Armed with the Squid, Pushers, and the rules on our Notice Board, which we always towed around then [we did not have a clubhouse] we descended on the pool [the old Portsmouth Guildhall Baths]. Roping in John Ventham, Jack, Frank and me formed into two against two to test out the action of the Pusher v Squid v player. It worked and no adjustments were apparent to prevent it being considered as a viable game. Fortunately, we did have sufficient time to come to that decision, because as soon as the others at the pool realised that the gear was there they were in the water all having a push. It was only when I took their 'ball' away [at great personal risk] did we get to playing approximately to the Rules.
That night OCTOPUSH was delivered
Octopush was now played regularly, but we transferred it to the Royal Marine Baths at Eastney, the commando training pool [canoes. rafts and frogmen]. We had almost unlimited free access with the occasional expert training by the R.M.s. The longest session I can remember was 7 to 1 o'clock. This pool was slightly heated until 6 o'clock and we could use the residue!! It was the ideal size for Octopush and approximates to the present day dimensions. Most of the playing was between our own members but also matches against visitors, particularly Bournemouth and Brighton. To promote club membership we held Exhibitions and Galas when Jack explained and we demonstrated Octopush and entertained with a variety of U/W games, such as shooting at balloons with spear guns etc. Seated in the balcony at a Gala was a young fellow called John Towse who eventually became a member and helped arrange the National Octopush Ladder in the 70's. In my monthly contribution to Peter Small the Editor of Neptune, the original BSAC Journal on the Branch Activities I informed him of Southsea's new game Octopush. This he announced in the November 1954 issue.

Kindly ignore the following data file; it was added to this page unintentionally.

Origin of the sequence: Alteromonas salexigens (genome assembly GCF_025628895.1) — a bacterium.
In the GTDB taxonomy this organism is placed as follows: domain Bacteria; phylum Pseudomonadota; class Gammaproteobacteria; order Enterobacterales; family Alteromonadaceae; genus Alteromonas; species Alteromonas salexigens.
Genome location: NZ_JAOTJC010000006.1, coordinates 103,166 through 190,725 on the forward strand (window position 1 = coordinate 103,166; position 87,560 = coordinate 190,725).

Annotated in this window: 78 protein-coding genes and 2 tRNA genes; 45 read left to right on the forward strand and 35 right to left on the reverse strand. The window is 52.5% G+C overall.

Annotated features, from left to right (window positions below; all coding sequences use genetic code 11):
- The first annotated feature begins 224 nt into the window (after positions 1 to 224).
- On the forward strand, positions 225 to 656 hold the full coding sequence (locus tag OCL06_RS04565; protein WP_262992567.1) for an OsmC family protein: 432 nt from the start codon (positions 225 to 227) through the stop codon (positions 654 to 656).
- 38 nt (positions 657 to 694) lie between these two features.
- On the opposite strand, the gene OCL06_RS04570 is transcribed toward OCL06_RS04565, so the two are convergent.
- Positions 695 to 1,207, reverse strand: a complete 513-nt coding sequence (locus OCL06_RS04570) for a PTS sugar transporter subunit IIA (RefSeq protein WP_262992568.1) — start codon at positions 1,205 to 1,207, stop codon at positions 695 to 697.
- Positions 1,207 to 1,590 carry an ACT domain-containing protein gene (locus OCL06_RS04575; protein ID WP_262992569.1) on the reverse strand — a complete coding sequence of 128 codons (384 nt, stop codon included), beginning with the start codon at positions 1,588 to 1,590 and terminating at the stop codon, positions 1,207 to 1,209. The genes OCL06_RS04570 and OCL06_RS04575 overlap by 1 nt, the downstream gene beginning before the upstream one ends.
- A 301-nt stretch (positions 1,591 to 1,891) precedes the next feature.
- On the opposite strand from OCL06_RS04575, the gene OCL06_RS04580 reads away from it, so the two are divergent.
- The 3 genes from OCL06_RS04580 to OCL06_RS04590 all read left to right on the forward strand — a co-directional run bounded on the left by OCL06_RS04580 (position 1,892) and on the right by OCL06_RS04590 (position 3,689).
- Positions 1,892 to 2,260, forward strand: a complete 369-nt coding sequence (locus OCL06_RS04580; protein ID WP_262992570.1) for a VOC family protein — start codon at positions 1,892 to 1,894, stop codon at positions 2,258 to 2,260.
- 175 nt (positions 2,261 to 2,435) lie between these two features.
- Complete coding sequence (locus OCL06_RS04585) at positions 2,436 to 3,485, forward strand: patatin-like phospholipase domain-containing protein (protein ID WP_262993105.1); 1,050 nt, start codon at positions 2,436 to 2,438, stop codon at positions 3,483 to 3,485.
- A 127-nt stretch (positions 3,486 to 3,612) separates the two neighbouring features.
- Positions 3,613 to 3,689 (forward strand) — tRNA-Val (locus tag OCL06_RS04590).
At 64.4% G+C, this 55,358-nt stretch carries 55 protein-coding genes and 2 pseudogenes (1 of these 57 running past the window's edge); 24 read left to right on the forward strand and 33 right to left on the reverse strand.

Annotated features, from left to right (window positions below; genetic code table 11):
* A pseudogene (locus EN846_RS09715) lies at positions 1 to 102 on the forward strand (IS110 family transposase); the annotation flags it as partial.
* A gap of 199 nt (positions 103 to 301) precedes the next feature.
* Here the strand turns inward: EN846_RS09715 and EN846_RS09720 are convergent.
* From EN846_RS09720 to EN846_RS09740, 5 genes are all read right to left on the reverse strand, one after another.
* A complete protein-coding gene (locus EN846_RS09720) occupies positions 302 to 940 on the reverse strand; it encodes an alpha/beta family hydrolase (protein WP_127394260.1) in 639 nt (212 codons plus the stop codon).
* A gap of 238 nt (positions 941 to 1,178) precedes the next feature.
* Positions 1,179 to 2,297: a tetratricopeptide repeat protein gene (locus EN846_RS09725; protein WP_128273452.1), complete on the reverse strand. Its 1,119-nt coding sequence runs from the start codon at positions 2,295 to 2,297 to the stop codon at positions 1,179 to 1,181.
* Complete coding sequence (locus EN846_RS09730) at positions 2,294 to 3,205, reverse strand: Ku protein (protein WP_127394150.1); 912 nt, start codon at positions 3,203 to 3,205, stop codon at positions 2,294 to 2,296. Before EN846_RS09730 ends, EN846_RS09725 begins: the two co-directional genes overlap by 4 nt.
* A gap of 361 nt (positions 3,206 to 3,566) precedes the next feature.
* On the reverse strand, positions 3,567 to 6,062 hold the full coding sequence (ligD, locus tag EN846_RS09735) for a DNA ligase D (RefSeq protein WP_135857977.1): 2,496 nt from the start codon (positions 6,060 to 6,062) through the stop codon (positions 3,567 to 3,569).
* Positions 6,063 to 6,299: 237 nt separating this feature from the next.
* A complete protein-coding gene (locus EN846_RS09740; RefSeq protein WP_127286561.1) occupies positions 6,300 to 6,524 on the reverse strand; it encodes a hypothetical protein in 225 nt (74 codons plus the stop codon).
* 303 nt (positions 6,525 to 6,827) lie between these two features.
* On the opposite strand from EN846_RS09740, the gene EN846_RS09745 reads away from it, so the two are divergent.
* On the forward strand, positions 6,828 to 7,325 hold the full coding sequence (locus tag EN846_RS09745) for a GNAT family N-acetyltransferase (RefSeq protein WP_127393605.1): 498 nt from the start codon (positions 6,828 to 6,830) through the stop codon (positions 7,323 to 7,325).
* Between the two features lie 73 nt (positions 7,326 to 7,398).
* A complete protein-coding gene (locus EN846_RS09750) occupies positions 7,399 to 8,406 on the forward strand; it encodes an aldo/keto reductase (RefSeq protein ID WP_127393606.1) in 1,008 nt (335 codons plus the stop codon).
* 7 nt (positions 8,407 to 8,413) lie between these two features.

In 1954/55 as Branches were starting or in embryonic stage many faced failure with training impossible. The Bath Superintendents were not permitting the use of our basic needs i.e. mask, fins or snorkels in their pools. It so happened that it fell to me to persuade these all-powerful officials otherwise. It became my brief when on the National General Committee. Just a sample of quite a large number -Gravesend - Stoke Newington - Woolwich - East Greenwich- West Ham - Birmingham - Halifax - Bradford -etc. etc., the list goes on of the baths banning this very basic equipment. This undertaking on my part was primarily for the advancement of the whole diving sport, but influenced my Abbreviated Rules for Octopush.
Two items in my Rules, which are directly attributable to that current situation, are:
It has been suggested that knocking a diving weight around the pool bottom with our snorkels was the origin of Octopush in a form of hockey. At no time did this happen.
Although it may appear to be the natural evolution, it is fantasy on the part of the later day perpetrators of this myth. Logic dictates the impracticability.
To backtrack a little. Did I succeed in my initial objective, which was to keep the Southsea branch together? I cannot tell whether Octopush played any part in why Southsea held together, but it became one of the most successful clubs in Britain. It won the envied Heinke Trophy 3 times, had two Divers of the Year Awards, one by Alex McKee for the discovery and initiating the raising of the Mary Rose. The other, John Bevan who achieved the deepest simulated dive. Southsea is still producing high calibre Octopush players several for the British team and 2nd generation ones now.
In 1958 I worked in Malaya and became a founder member and Diving Officer of the Malayan Sub -Aqua Club. Octopush was introduced to the 40 mainly Ex-pat members in the Kuala Lumpur baths. I often wonder whether any took it back to their own countries.
Well there is the tale of my part in Octopush or underwater hockey, longwinded as it may be. At this stage, I regret the constant use of the first person singular for which I apologise. So, let me provide the original basic Rules of Octopush.
It appears to me that in constructing this Web page that I have rambled on about unrelated matters, but to most of you your knowledge of the early 50's is vague and what your fathers or grandparents prattle about. They were strange times indeed. Much of it though has a point. In 1954, I thought up the 'game'. How? If I hadn't would someone else have done it and would it have got as wide a spread. You can't reinvent the wheel. I believe I found the answer.
It's part of the Theory of Chaos. Long, long ago in Outer Mongolia, a butterfly flapped his wing. setting off the chain of events which ultimately led me to pick up that dusty, old book of Dr Beebe, to founding a club containing two erstwhile colleagues,-- et cetera, et cetera.
AND SO MY TALE IS TOLD
It only remains
To wish all Octopush /Underwater
Hockey Folkz Past and Present
Postscript --- Should you get a broken rib or lose your front teeth when playing,
DON'T BLAME ME
BLAME THE BLUDY BUTTERFLY